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Schools call on FCC for cybersecurity funding

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Students and parents arrive masked for the first day of the term at a Los Angeles school.

Students arrive at a Los Angeles elementary school in August 2021. The district is grappling with the fallout from a ransomware attack early this month. Robyn Beck/AFP via Getty Images

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The Los Angeles Unified School District, the country’s second-largest, is still dealing with the effects of a ransomware attack that occurred earlier this month.

As it grapples with that, the L.A. district — joined by hundreds of others around the country — is calling on the Federal Communications Commission to make more cybersecurity funding available for schools.

But why are schools such attractive targets in the first place? And what can be done to protect them?

When Timothy Tillman hears about a cyberattack on a big district like L.A., he feels “scared,” he said. Tillman is chief technology officer for Chesterfield County Public Schools near Richmond, Virginia. It has about 65,000 students, one-tenth the size of the Los Angeles district. 

“There is an expectation that they would have everything in place, and they still got hit,” he said. “So what chance do we have?”

Tillman, who is part of the group calling on the FCC for more resources, said he has all the problems of a corporation — with the budget of a school district.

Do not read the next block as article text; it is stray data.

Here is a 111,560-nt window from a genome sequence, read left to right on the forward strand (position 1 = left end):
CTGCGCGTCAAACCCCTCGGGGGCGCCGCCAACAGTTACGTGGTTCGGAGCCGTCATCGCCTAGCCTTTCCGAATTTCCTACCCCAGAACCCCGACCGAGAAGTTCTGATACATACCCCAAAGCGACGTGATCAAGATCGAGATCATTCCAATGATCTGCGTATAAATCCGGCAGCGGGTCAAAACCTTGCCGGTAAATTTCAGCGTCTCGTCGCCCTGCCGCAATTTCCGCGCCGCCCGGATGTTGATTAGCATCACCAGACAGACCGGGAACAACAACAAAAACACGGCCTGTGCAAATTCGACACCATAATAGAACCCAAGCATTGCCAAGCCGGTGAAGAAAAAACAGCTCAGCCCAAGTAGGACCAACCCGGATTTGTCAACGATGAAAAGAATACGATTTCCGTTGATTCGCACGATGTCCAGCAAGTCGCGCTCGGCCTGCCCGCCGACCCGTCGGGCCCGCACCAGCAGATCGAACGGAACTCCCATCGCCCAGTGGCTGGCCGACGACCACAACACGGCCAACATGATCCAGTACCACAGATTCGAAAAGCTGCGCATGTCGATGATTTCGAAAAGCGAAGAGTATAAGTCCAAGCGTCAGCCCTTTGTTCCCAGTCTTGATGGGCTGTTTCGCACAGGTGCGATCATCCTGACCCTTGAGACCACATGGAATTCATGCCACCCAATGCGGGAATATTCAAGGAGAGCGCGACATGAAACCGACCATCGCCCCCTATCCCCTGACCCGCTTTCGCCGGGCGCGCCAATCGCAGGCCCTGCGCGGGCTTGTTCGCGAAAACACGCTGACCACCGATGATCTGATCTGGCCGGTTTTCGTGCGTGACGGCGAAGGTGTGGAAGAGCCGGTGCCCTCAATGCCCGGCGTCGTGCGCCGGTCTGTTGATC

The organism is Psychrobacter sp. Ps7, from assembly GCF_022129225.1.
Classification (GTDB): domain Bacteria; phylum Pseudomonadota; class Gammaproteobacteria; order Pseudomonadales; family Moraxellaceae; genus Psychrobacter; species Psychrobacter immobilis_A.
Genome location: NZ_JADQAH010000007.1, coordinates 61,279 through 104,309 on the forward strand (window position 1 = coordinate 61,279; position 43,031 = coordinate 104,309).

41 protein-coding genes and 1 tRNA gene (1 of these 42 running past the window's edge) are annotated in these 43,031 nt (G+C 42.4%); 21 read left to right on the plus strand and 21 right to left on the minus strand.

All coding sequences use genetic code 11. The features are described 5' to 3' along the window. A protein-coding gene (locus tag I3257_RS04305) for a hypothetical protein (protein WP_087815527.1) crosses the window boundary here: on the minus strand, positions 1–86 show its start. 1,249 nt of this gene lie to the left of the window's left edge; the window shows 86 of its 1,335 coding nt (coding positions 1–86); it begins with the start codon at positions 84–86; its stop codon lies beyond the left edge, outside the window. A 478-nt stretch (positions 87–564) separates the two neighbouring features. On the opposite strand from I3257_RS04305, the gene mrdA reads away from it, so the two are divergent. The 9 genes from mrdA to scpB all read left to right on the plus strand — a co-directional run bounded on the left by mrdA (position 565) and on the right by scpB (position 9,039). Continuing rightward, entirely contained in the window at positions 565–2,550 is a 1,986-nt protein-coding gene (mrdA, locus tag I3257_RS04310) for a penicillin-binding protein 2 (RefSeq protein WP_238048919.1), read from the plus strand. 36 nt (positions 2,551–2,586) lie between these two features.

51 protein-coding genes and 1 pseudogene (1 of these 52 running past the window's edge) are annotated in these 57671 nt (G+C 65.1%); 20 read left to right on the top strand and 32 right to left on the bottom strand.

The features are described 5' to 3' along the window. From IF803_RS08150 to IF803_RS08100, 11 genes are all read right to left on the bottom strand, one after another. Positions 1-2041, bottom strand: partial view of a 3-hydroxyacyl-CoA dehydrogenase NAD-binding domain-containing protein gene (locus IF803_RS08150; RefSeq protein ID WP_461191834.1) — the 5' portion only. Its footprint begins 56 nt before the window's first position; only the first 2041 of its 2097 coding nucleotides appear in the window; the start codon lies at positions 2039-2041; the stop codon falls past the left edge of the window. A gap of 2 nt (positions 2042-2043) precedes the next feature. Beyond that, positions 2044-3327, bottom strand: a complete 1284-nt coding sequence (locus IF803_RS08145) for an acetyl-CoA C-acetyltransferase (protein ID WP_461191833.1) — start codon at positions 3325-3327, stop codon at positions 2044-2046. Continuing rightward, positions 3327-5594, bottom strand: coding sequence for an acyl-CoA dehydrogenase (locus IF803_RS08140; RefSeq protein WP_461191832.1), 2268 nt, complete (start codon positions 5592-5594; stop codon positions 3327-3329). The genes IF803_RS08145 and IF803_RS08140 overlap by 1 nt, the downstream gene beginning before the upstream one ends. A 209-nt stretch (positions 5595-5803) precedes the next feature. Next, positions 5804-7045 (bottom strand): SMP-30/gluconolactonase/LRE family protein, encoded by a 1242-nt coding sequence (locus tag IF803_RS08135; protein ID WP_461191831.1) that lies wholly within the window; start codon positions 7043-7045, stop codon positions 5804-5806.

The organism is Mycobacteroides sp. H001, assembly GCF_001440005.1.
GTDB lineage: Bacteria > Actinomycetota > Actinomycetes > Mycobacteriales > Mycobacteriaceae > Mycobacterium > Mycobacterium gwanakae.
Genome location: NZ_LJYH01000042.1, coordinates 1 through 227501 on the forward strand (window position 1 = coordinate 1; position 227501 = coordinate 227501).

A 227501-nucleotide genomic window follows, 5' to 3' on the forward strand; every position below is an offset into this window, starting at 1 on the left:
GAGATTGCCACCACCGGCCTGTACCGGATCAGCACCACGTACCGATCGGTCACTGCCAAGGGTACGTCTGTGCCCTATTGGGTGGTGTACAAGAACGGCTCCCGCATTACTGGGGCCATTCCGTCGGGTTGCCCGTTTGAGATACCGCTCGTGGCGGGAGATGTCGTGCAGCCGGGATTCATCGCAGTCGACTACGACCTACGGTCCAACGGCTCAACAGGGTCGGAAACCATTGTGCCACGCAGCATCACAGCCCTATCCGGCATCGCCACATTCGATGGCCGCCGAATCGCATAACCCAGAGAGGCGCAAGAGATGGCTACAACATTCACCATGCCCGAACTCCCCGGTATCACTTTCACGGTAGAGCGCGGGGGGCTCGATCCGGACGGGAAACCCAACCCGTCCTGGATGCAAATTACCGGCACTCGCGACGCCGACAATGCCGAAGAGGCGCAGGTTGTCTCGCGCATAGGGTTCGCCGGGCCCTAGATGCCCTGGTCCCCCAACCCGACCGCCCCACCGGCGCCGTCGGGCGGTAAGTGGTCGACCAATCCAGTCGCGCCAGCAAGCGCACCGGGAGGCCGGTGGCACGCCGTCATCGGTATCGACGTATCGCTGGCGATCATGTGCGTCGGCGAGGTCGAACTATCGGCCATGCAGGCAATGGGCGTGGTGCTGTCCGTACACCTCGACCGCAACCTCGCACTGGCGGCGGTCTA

Like all of us, teachers can be vulnerable to deceptive messages from hackers. “They’re susceptible to things like urgency or to an angry parent demanding an answer,” Tillman said.

Another reason schools are vulnerable is that they deal with lots of outside vendors, from online textbook companies to the guy who delivers the milk, according to Doug Levin, who directs the K12 Security Information Exchange, a nonprofit member association for schools.

When a hack is successful, “school districts themselves may not be able to route their school buses, operate point of sale in the cafeteria to serve a lunch,” he said. “They may not even have control over their security systems.”

The industry that’s selling all this technology to educators is also selling solutions to deal with cyberattacks, like artificial intelligence software that promises to stop them before they get in the door.

But districts have to invest in tech training, said Lesley Carhart of the cybersecurity firm Dragos.

“None of these things are magical. None of them are just going to work by themselves. They require care and feeding.”

Feeding by cybersecurity professionals who may command high salaries — which most school districts can’t pay. 

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